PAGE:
I just had to include this quote because I think it sums up Mrs Coulter so well: “She’s also a deeply intelligent complex woman in her own right, and her suppressed rage and cruelty clearly stem, in large part, from her own history and experiences. Her hard exterior is clearly a necessary result of a life lived in a deeply patriarchal society—the only way she gains any modicum of respect and power for herself is to behave, at all times, as though she were a man. Her iron-like self-control and vicious repression of her emotions are all clearly a means to an end, and the few moments when her icy veneer breaks are all the more terrifying for both their violence and their rarity. Even her relationship with her daemon is different. Mrs. Coulter’s golden monkey is the one daemon in His Dark Materials that doesn’t speak or have a name, and often functions as the id that reveals the hidden cost of her iron control over her own demeanor. (And its loving interaction with Lord Asriel’s leopard Stelmaria in the first season’s final episode is an admission of an entirely different type.) It’s the constant visual evidence that she’s not as removed or in control as she seems. Externally, she knows the façade she needs to present to the Magisterium, Asriel and everyone else around her. Internally, she’s often barely hanging on, as evidenced by her violence toward her monkey—and by extension herself. Mrs. Coulter has even trained herself and her daemon (after what must have been years of nightmarish experimentation) to push through the pain of separation, so much so that they can now both function at great distances from one another. Since HBO’s His Dark Materials has largely underplayed the primacy of the human-daemon connection in the name of budgetary restrictions, this ability (and the constant suffering it entails) perhaps does not seem as big of a deal as it ought to. But it really is. This is a woman willing to put herself and her very soul through tremendous torment in the name of getting what she wants.” (x)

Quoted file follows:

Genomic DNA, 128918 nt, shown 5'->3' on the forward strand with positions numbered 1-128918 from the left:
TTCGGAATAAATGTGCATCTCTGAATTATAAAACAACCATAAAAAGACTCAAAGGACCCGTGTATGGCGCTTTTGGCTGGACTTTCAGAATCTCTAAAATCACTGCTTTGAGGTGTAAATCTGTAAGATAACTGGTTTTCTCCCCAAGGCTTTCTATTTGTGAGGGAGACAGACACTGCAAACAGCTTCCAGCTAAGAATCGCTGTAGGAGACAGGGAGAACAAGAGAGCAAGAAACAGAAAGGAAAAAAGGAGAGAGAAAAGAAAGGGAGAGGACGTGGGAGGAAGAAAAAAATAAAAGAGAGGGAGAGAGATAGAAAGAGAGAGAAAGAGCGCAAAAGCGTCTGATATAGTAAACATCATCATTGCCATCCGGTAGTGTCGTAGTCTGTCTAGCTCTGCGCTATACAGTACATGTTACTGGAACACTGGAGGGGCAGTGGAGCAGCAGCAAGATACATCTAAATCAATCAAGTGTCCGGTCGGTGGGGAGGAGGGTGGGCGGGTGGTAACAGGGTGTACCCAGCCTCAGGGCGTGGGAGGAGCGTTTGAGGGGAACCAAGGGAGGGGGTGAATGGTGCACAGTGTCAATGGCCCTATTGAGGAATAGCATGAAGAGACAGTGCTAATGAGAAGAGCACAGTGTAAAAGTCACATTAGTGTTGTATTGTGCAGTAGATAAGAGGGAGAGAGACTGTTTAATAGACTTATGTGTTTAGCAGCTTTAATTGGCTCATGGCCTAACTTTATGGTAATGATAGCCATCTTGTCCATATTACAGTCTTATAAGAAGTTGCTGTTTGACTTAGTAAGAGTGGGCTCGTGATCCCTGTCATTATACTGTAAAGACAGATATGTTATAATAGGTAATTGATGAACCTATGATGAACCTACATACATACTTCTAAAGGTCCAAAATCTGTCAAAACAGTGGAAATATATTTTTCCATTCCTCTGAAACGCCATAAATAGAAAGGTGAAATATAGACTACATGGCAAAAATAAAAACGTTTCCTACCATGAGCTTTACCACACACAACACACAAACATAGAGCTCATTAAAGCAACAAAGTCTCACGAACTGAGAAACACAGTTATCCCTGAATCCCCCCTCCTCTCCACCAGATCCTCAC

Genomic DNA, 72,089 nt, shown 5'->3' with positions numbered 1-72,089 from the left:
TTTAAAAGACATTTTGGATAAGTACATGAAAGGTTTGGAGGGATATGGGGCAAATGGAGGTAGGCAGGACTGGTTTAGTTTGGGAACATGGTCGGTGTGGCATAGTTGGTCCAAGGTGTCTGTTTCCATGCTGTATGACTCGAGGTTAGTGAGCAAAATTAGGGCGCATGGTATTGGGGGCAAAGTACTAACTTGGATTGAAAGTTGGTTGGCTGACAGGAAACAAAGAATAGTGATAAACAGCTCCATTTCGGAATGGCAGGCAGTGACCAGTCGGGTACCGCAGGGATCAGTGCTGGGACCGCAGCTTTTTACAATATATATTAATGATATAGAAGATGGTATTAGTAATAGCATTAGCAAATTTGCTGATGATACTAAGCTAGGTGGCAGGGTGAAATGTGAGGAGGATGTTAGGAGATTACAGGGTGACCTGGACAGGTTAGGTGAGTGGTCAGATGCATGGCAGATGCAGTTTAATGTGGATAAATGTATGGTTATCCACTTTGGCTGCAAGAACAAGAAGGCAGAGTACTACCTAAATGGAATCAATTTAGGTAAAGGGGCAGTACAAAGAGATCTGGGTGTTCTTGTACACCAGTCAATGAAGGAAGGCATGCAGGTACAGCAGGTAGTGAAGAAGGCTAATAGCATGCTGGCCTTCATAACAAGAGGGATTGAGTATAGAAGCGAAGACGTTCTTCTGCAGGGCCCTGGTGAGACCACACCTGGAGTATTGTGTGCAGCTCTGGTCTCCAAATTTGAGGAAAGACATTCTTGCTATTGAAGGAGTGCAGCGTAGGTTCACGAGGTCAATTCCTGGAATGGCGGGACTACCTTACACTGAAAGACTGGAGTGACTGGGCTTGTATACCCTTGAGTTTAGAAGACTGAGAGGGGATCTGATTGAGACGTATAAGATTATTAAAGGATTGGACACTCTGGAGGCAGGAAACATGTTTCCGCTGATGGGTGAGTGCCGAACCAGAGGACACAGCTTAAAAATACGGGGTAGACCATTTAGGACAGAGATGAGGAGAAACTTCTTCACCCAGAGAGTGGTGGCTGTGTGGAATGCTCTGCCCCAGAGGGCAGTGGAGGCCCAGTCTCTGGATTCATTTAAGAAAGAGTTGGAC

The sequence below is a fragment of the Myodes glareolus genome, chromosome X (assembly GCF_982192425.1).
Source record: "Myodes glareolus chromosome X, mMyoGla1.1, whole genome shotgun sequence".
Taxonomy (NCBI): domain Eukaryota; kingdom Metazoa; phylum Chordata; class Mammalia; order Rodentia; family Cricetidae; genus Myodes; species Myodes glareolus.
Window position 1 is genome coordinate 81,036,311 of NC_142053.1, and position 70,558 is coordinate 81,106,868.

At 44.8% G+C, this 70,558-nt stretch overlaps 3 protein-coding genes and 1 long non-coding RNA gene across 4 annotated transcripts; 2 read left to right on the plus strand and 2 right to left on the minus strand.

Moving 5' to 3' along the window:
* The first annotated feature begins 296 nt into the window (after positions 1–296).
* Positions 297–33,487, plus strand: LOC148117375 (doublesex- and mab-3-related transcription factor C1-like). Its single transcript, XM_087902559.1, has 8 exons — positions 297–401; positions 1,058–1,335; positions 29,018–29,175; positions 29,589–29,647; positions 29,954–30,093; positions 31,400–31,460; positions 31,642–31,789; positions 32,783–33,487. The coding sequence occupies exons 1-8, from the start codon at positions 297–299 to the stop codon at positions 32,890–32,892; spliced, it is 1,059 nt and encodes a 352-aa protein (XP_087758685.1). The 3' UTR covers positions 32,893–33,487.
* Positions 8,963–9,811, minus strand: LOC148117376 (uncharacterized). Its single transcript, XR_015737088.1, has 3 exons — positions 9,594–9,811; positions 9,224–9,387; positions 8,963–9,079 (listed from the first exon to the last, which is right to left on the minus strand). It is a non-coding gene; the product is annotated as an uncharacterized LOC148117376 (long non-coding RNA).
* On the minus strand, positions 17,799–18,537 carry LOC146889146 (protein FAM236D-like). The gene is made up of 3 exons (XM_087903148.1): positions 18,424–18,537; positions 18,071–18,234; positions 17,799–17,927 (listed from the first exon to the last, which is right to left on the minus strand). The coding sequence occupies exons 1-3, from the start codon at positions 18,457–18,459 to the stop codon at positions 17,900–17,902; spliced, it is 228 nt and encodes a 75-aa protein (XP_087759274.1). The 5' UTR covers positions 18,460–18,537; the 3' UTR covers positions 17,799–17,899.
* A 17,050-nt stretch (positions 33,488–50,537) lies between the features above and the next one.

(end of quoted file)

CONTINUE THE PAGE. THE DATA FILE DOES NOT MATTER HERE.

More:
15. Emily Byrne (Absentia) – The TV show, Absentia, was one of my 2020 discoveries and I instantly found myself invested in Emily and her story. An FBI Agent with a husband (also FBI) and young son, she goes missing while tracking a serial killer and is eventually declared dead in absentia. However, six years later, she’s found alive, having been tortured but with almost no memory of who abducted her or what happened to her. She’s deeply traumatised and reuniting with her family is emotional and painful: her husband has remarried, her son has no memory of her, and she and her brother had serious issues between them that aren’t magically solved by his relief that she’s alive. The FBI relaunch their investigation into her abduction while she struggles to regain some sense of normality (side note: it’s one of the only shows I’ve seen that is truly invested in representing a character’s mental health, showing the effects of her trauma, the triggers both expected and unexpected, the steps forward, the slips back). When the investigation starts to suggest that Emily kidnapped herself and was the accomplice of the serial killer she’d been chasing when she disappeared, she goes on the run in an attempt to find out the truth and consequently prove her innocence. Stana Katic is incredible in the role: Emily is tough and determined and doesn’t give up for anything; she’s relentless. She’s stubborn and more than a little reckless, a trait I wouldn’t be surprised to learn she possessed before she was abducted but one that I’m sure was heightened by what she went through. She’s also incredibly resourceful, sometimes unbelievably so. But despite the fierceness she presents to the world, she’s still a gentle person at heart. She loves Flynn, her son, more than anything and would do anything for him; as they reconnect, you can see how much pure joy she gets just from seeing him. On a related note, we see such a range of emotions from Emily: most likely due to her trauma still being so fresh, her emotions are unbearably raw and right on the surface all the time. She ricochets between them with alarming speed. But despite said emotions, she’s still strong enough to fight her way through it all, face her triggers, evade the FBI manhunt, and begin to unravel the mystery of what happened to her. I can’t say that I relate to her because I’ve never been through that sort of trauma but I have been through some shit and her strength really inspires me. Her ability to balance being tough and being gentle, her willingness to do anything for the people she loves, the willpower she possesses to move forward with her life despite everything that’s happened to her… I just really respect the hell out of her.
So that turned out far longer than I’d expected or intended it to be but I hope it was interesting. There are many more amazing female characters that I could’ve included but given how long this post became, I thought I’d stop at fifteen. But it’s awesome that there are so many great women in the media for us to look up to, to inspire us and motivate us and make us feel seen. There’s a way to go – marginalised groups are still very much underrepresented in fiction, especially mainstream fiction – but things are improving and I’m hopeful. And I’m grateful for the wonderful characters we currently have.